A federal appellate court has considered whether an arbitration award should be vacated because an arbitrator failed to disclose that he had served as co-counsel in a lengthy litigation matter with one of the attorneys who was now representing one of the parties in the arbitration.
New Century Mortgage Corporation (“New Century”) is a mortgage company. Positive Software Solutions, Inc. (“Positive”) has software products it has developed for the mortgage industry, including its “LoanForce” software program. New Century obtained a license to use “LoanForce” from Positive. Positive believed that New Century was taking portions of the “LoanForce” software and copying it into other programs, and so Positive brought a patent infringement lawsuit against New Century. The trial court entered an injunction prohibiting New Century from using LoanForce, and sent the parties to arbitration, pursuant to the license agreement.
The arbitration proceeding was conducted pursuant to the rules of the American Arbitration Association (“AAA”). The parties were given the names and credentials of five potential arbitrators, and Peter J. Shurn, III (“Arbitrator”) was selected as the arbitrator because he was ranked highest of the five candidates by both parties.
Following his selection by the parties, the Arbitrator received a letter from AAA setting forth the names of the parties and their attorneys. The letter asked the Arbitrator to disclose any “circumstances likely to affect impartiality or create an appearance of impartiality.” The same disclosure requests were contained in two subsequent letters. The Arbitrator never disclosed any such circumstances.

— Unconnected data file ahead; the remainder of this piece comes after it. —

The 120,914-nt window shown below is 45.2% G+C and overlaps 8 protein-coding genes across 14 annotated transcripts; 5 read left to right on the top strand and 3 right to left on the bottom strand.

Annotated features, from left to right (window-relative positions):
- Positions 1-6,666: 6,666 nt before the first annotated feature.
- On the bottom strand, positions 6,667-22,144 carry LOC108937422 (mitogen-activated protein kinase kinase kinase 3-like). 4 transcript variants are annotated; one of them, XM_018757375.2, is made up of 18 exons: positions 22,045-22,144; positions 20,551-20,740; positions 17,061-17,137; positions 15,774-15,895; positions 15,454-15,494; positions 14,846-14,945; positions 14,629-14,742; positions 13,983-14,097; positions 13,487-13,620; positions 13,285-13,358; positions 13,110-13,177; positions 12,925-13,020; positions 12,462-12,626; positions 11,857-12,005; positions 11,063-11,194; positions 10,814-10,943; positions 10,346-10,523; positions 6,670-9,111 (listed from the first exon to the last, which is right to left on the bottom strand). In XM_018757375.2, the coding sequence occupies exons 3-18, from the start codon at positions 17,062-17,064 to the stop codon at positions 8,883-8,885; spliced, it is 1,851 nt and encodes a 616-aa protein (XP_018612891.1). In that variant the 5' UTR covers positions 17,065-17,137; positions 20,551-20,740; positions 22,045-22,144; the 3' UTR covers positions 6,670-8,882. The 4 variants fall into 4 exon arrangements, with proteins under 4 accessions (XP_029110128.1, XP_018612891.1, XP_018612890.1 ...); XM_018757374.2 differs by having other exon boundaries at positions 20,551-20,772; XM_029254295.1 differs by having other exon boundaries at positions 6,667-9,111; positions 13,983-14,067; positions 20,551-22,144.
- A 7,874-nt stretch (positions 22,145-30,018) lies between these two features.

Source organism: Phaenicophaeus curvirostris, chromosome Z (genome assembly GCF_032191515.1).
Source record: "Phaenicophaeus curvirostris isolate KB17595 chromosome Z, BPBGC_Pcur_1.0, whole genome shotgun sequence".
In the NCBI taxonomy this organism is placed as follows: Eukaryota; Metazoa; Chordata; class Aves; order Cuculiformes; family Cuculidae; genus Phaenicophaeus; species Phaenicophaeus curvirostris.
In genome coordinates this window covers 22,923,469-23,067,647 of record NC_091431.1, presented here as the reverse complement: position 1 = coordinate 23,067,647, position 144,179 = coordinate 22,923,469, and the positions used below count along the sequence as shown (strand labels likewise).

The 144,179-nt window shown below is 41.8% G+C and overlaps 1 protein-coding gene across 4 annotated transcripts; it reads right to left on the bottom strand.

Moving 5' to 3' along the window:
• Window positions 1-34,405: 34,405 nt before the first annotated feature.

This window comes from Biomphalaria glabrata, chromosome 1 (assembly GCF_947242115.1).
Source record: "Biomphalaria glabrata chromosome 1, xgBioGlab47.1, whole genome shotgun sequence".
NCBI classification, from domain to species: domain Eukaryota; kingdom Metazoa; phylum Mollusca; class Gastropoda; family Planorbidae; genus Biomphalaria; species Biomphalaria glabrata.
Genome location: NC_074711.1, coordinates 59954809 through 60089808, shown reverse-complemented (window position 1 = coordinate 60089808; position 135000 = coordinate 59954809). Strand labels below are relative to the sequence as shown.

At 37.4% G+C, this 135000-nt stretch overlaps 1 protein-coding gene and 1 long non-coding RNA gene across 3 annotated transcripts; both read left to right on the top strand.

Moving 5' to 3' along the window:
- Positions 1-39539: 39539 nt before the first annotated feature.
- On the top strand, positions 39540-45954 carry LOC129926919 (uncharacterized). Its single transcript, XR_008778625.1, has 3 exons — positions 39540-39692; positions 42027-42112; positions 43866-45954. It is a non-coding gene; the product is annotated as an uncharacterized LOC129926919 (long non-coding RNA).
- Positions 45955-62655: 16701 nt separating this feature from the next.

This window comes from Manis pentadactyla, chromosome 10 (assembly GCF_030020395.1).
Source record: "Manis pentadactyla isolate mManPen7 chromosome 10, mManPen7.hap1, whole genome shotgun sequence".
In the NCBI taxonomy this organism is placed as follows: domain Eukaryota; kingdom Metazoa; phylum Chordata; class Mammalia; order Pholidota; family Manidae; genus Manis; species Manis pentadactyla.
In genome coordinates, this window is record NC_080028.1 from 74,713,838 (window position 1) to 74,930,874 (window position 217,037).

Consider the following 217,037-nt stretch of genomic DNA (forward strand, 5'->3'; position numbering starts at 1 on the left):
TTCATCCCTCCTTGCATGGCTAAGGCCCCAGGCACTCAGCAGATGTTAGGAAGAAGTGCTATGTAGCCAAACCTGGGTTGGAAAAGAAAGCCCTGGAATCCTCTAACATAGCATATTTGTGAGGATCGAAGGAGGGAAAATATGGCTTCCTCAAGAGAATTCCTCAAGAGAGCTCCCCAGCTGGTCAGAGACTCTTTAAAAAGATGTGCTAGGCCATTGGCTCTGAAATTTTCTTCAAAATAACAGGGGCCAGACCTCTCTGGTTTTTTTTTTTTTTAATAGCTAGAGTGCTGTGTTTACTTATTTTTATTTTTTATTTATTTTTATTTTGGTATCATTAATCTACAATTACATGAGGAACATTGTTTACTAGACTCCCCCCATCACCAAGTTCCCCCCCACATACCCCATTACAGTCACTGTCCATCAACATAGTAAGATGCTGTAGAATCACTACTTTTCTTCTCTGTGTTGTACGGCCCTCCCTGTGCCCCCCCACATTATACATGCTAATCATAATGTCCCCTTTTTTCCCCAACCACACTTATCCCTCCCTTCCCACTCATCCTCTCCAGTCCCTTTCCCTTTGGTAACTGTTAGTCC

The arbitration took place, and the Arbitrator ruled in favor of New Century on all counts. Following the award, Positive discovered that the Arbitrator had served as co-counsel in a case with New Century’s lawyer, Ophelia F. Camińa (“Lawyer”) and her law firm, Susman Godfrey, LLP (“Law Firm”), for a number of years, starting in 1992. Positive filed a motion with the trial court seeking to vacate the arbitration award, arguing that this prior relationship should have been disclosed as it created an appearance of potential bias. The trial court agreed with Positive and vacated the arbitration award. New Century appealed.
The United States Court of Appeals for the Fifth Circuit affirmed the trial court’s vacation of the arbitration award. The challenge to the arbitration award was based on federal law and the United States Arbitration Act (“Act”). Like most state arbitration laws, the Act sets forth limited grounds on which an arbitration award can be challenged. One ground on which an arbitration can be challenged is if there is “evident partiality…in the arbitrator…”.
Courts have interpreted the Act’s language in two ways. Some courts have created a requirement that a party challenging an arbitration must show an actual “appearance of bias” by the arbitrator in order to successfully challenge an arbitration award. Other courts have required that an arbitrator must disclose to the parties any information which could give the impression of a possible bias. In this case, the trial court had ruled that the Arbitrator should have disclosed his prior relationship to New Century’s legal team.
The Fifth Circuit agreed with the trial court, and stated that an arbitrator displays partiality “by the very failure to disclose facts that might create a reasonable impression of the arbitrator’s partiality.” Therefore, nondisclosure of such information alone is a sufficient basis to challenge an arbitration pursuant to the Act in the Fifth Circuit. Looking at the facts of this case, the court ruled that the Arbitrator’s past dealings with New Century’s legal team could give the impression of partiality to a reasonable person. Therefore, the court agreed that the arbitration award to New Century should be vacated and that a new arbitration needed to take place.
Positive Software Solutions, Inc., v. New Century Mortgage Corp., 436 F.3d 495 (5th Cir. 2006).